Wednesday, February 8, 2012

Restoring that sense of wonder

These can be depressing times for a paleontologist - funding is poor for most, the job market is dim for many talented friends and colleagues, and rhetoric-ridden battles for scholarly publishing rage. That's enough to suck the joy right out of the field. In instances like this, it's nice to step back for a second and think about the really cool stuff going on.

So, I've put together a list of wondrous things that have happened in paleontology over the past several years. Why are they cool to me? Mostly because they challenge ideas that I acquired while a little, dinosaur-obsessed kid. And they also challenge ideas I've acquired as an "educated" professional. Sometimes it's nice to have our comfort zone stretched.

Symbols of the new paleontological revolution: an eye-catching Sinosauropteryx crouches on top of mammoth DNA, overlain on a thin-section of dinosaur bone (sources at end)
In no particular order:
  • We know what colors were on parts of the body of some dinosaurs. Really. How cool is that? Sure, it's not perfect, and there is lots we'll never know, but the mere fact that you can plausibly reconstruct parts of the pelage of a feathered dinosaur is amazing. Especially because I had always believed the truism that we'd know the texture of dinosaur skins, but never the color.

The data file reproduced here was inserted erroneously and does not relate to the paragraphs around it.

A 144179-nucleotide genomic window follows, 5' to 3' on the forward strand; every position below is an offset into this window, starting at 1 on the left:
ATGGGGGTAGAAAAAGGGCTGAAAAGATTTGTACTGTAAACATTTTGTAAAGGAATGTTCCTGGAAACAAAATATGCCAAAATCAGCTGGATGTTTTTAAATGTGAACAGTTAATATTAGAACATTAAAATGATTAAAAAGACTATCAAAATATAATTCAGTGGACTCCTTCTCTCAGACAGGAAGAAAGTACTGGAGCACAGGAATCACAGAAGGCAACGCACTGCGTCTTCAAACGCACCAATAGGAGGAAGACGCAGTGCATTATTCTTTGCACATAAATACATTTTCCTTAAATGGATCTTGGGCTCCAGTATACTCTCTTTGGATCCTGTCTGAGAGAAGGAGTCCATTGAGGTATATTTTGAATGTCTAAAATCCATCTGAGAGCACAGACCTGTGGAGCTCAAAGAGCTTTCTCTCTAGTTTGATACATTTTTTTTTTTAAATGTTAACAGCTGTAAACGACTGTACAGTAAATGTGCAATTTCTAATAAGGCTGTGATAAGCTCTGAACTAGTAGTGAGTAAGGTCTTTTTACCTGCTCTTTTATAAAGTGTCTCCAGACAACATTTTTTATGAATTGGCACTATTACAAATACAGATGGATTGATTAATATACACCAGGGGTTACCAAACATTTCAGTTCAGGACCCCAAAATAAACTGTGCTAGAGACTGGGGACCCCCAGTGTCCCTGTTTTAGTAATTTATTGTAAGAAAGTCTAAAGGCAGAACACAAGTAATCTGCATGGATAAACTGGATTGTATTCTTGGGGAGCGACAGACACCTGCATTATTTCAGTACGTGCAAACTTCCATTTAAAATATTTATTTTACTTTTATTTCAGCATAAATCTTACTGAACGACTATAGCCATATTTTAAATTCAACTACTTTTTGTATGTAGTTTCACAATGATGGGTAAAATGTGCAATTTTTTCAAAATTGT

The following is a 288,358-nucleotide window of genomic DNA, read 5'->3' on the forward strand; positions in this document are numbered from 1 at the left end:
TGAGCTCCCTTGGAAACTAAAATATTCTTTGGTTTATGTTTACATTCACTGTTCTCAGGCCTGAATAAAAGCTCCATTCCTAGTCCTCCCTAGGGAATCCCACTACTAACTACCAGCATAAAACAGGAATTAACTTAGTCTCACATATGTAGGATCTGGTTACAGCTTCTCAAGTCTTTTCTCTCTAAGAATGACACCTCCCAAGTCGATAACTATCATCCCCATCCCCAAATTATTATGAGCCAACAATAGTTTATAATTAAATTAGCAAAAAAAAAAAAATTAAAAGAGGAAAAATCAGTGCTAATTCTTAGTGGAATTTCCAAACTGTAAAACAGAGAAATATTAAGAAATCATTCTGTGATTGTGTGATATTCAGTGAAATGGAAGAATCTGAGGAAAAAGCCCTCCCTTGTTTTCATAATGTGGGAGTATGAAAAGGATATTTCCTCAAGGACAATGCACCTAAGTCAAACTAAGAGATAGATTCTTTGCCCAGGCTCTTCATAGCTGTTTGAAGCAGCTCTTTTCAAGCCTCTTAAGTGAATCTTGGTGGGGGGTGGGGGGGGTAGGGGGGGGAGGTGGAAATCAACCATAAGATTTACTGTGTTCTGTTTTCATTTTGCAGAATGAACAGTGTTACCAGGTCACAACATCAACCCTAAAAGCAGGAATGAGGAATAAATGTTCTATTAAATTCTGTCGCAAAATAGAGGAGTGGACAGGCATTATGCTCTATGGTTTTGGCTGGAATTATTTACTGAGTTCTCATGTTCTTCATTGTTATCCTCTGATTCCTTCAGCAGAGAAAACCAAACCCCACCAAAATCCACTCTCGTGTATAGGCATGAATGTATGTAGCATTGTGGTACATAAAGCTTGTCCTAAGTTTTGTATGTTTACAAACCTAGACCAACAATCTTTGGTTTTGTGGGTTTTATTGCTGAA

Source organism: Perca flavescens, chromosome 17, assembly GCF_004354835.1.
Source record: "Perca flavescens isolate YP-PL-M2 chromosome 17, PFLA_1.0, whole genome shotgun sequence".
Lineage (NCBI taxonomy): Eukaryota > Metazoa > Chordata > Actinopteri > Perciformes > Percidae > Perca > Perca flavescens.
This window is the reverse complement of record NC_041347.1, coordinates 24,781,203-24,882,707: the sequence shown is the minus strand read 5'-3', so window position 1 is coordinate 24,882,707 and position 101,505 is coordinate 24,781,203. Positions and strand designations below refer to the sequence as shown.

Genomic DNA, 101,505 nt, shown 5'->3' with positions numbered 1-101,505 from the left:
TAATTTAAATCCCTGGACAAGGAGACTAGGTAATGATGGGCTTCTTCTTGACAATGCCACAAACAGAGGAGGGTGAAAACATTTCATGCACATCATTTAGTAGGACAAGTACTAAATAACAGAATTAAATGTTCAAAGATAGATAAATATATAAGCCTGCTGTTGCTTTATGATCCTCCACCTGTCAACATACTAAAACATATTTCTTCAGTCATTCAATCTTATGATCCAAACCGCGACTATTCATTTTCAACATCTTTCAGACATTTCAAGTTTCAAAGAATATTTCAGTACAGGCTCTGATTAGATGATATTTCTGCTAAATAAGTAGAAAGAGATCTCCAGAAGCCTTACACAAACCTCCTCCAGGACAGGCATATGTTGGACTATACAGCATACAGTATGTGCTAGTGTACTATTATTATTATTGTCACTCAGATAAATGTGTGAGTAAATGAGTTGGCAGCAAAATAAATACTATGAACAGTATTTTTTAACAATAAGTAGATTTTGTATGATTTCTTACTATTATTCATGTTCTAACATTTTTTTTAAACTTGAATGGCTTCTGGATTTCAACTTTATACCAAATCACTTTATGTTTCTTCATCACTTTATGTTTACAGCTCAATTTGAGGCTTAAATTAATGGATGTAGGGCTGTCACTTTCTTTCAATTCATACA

• I can download a genetic sequence from a woolly mammoth. Or a Neanderthal. Or any number of extinct organisms. I had always known that Jurassic Park would never be a reality. It probably never will be (at least for non-avian dinosaurs). But to stare at the A's, T's, G's, and C's of an extinct organism still gives me some goosebumps.
  • I can listen to a Jurassic katydid. Yes, yes, there are some assumptions in the reconstruction. But let's suspend criticism for a moment, and accept that it's probably at least a decent approximation. These are noises that haven't been heard in 165 million years.
  • We know the sex of some individual dinosaur specimens. Thanks to studies of medullary bone and comparative anatomy, the seemingly impossible is made real. Wow!
  • Similarly, we know the age of some dinosaur individuals at death (give or take a few years). The notion that sauropods only got big because they grew for a century can't be supported anymore. Once again - wow!

This is just my personal list - what's on yours?

Sources for image: Mammoth DNA sequence in background from GenBank Accession FJ655900 (published by Enk et al., 2009); dinosaur bone histological section modified from Woodward et al. 2011 Figure 1C (colors inverted and adjusted); Sinosauropteryx modified from original by Marty Martunuik. Image released under Creative Commons Attribution-Share Alike 3.0 Unported license.

Tuesday, February 7, 2012

How Big Commercial Publishers Can Help Themselves